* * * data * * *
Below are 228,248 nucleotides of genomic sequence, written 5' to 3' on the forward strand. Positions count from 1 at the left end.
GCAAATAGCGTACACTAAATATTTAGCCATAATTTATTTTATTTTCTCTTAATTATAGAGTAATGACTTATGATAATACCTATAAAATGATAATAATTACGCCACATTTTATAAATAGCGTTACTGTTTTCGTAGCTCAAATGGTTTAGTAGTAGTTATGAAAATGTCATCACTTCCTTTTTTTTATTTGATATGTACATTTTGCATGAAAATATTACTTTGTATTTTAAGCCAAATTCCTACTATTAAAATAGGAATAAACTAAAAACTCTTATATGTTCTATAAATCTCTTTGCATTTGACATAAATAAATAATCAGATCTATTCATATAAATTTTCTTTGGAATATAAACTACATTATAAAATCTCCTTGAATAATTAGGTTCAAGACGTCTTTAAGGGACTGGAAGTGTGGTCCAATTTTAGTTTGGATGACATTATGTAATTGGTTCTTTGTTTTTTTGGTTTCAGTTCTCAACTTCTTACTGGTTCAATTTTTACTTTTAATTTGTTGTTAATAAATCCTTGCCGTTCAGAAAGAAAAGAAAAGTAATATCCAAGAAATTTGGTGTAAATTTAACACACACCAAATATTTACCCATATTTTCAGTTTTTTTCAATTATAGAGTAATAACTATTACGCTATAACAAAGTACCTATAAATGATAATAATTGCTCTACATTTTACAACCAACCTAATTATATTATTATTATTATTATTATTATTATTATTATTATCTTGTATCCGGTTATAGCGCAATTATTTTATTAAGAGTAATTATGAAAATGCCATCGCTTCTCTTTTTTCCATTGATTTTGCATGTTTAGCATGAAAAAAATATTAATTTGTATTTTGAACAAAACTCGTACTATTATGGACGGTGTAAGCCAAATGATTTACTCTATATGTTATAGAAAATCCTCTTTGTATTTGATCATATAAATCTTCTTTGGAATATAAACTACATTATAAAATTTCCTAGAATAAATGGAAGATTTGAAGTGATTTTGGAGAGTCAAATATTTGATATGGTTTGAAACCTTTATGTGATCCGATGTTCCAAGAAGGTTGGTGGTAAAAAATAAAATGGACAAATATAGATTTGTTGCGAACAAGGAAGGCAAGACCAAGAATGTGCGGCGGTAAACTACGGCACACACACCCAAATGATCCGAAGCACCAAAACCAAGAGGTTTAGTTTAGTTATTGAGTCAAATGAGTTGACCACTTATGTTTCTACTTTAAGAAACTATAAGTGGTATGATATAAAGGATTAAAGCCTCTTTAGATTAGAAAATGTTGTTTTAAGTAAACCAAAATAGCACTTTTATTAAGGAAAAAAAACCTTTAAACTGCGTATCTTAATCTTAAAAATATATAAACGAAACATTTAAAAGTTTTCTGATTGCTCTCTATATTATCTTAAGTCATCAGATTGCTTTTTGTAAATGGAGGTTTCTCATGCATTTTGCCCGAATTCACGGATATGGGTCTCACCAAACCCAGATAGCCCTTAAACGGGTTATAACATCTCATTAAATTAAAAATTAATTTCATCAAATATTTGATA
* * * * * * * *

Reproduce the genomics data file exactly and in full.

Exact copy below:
Below are 228,248 nucleotides of genomic sequence, written 5' to 3' on the forward strand. Positions count from 1 at the left end.
GCAAATAGCGTACACTAAATATTTAGCCATAATTTATTTTATTTTCTCTTAATTATAGAGTAATGACTTATGATAATACCTATAAAATGATAATAATTACGCCACATTTTATAAATAGCGTTACTGTTTTCGTAGCTCAAATGGTTTAGTAGTAGTTATGAAAATGTCATCACTTCCTTTTTTTTATTTGATATGTACATTTTGCATGAAAATATTACTTTGTATTTTAAGCCAAATTCCTACTATTAAAATAGGAATAAACTAAAAACTCTTATATGTTCTATAAATCTCTTTGCATTTGACATAAATAAATAATCAGATCTATTCATATAAATTTTCTTTGGAATATAAACTACATTATAAAATCTCCTTGAATAATTAGGTTCAAGACGTCTTTAAGGGACTGGAAGTGTGGTCCAATTTTAGTTTGGATGACATTATGTAATTGGTTCTTTGTTTTTTTGGTTTCAGTTCTCAACTTCTTACTGGTTCAATTTTTACTTTTAATTTGTTGTTAATAAATCCTTGCCGTTCAGAAAGAAAAGAAAAGTAATATCCAAGAAATTTGGTGTAAATTTAACACACACCAAATATTTACCCATATTTTCAGTTTTTTTCAATTATAGAGTAATAACTATTACGCTATAACAAAGTACCTATAAATGATAATAATTGCTCTACATTTTACAACCAACCTAATTATATTATTATTATTATTATTATTATTATTATTATTATCTTGTATCCGGTTATAGCGCAATTATTTTATTAAGAGTAATTATGAAAATGCCATCGCTTCTCTTTTTTCCATTGATTTTGCATGTTTAGCATGAAAAAAATATTAATTTGTATTTTGAACAAAACTCGTACTATTATGGACGGTGTAAGCCAAATGATTTACTCTATATGTTATAGAAAATCCTCTTTGTATTTGATCATATAAATCTTCTTTGGAATATAAACTACATTATAAAATTTCCTAGAATAAATGGAAGATTTGAAGTGATTTTGGAGAGTCAAATATTTGATATGGTTTGAAACCTTTATGTGATCCGATGTTCCAAGAAGGTTGGTGGTAAAAAATAAAATGGACAAATATAGATTTGTTGCGAACAAGGAAGGCAAGACCAAGAATGTGCGGCGGTAAACTACGGCACACACACCCAAATGATCCGAAGCACCAAAACCAAGAGGTTTAGTTTAGTTATTGAGTCAAATGAGTTGACCACTTATGTTTCTACTTTAAGAAACTATAAGTGGTATGATATAAAGGATTAAAGCCTCTTTAGATTAGAAAATGTTGTTTTAAGTAAACCAAAATAGCACTTTTATTAAGGAAAAAAAACCTTTAAACTGCGTATCTTAATCTTAAAAATATATAAACGAAACATTTAAAAGTTTTCTGATTGCTCTCTATATTATCTTAAGTCATCAGATTGCTTTTTGTAAATGGAGGTTTCTCATGCATTTTGCCCGAATTCACGGATATGGGTCTCACCAAACCCAGATAGCCCTTAAACGGGTTATAACATCTCATTAAATTAAAAATTAATTTCATCAAATATTTGATA